18Regulation 18 – Fuel Oil Quality Bunker Delivery Note (BDN)Becomes a Statutory documentMust be kept on board for 3 years for inspection and a copy may be taken for further examination by PSC.Must contain all data required by Appendix VName and IMO number of vesselPortDate of Commencement of deliveryDetails of fuel oil supplierProduct name, quantity , Density at 15 0C and Sulphur content % m/mA declaration that fuel supplied meets Regulation 14 and 18 requirements
19Regulation 18 – Fuel Oil Quality Fuel Oil SamplingA sealed sample meeting the requirements in associated guidelines has to supplied to the ship by the bunker supplierFor each individual BDN a sample has to be taken at the vessel’s bunker receiving manifold. (see procedure in associated guidelines) – ISM Manuals ??The sample label has to be signed by both the bunker supplier’s representative and the vessel’s Chief Engineer.The sample size shall be not less than 400 mlsThe sample is not to be used for any commercial purposeThe sample is to be retained on board for at least 1 year for inspection by PSC as required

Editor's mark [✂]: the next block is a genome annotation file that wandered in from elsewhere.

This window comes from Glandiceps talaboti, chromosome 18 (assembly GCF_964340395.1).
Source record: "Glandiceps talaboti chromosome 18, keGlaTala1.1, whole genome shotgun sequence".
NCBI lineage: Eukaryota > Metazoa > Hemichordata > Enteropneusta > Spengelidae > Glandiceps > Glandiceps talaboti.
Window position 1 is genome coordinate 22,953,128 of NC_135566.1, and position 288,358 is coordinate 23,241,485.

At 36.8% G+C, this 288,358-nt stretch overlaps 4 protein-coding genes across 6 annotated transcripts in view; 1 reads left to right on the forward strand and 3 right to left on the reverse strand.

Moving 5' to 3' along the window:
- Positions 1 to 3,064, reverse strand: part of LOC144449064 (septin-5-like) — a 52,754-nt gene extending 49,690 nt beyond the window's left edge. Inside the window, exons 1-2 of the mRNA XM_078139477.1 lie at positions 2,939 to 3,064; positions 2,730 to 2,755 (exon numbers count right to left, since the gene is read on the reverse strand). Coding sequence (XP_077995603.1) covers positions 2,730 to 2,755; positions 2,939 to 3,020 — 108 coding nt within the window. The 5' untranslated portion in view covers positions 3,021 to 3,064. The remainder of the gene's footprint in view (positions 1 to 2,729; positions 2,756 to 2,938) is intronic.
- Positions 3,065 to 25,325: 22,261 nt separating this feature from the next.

20Shipboard Procedures for BDN and Samples Adequate bunker manifold location for sampler attachmentExternal safe storage location for samples for 1 year periodLog book for sample retention and custody transferSafe storage for BDNs and other documents relating to bunkering onboard
21Port/Flag State Control Guidelines Proposed Guidelines from FSI 13 for MEPC 53 approval.Initial inspections and Primary survey parameters – then “Clear Grounds” for in-depth inspections“In depth” inspection parametersDetainable deficienciesNon-Party ship inspections
22Other Gas Emission Requirements Greenhouse Gas EmissionsGreenhouse Gas Emission Indexing of ShipsCO2 Equation used for “Voyage” CalculationsC. Con. Factor * FCi / (M Cargoi * Dist i )Where:C. Con Factor for HFO = 3.11C. Con Factor for MDO = 3.17Distance = Loaded + Ballast distance (nm)
23Other Regional Regulations United States of AmericaNOx Regulations applicable only to US flagged shipsCalifornia Air Resources Board (CARB)European Union – Directive 1999/32Current Directive in force from July 2000Subject to extension and amendments and due to come into force 2005
24The Future – Crystal Ball time!! Due to the introduction of new engine technology – e.g. HAM – pressure for further reduction in NOx emissionsInternational and Regional pressure for further reduction in SOx emissionsIntroduction of “Particulate” emission controlFurther considerations for VOC control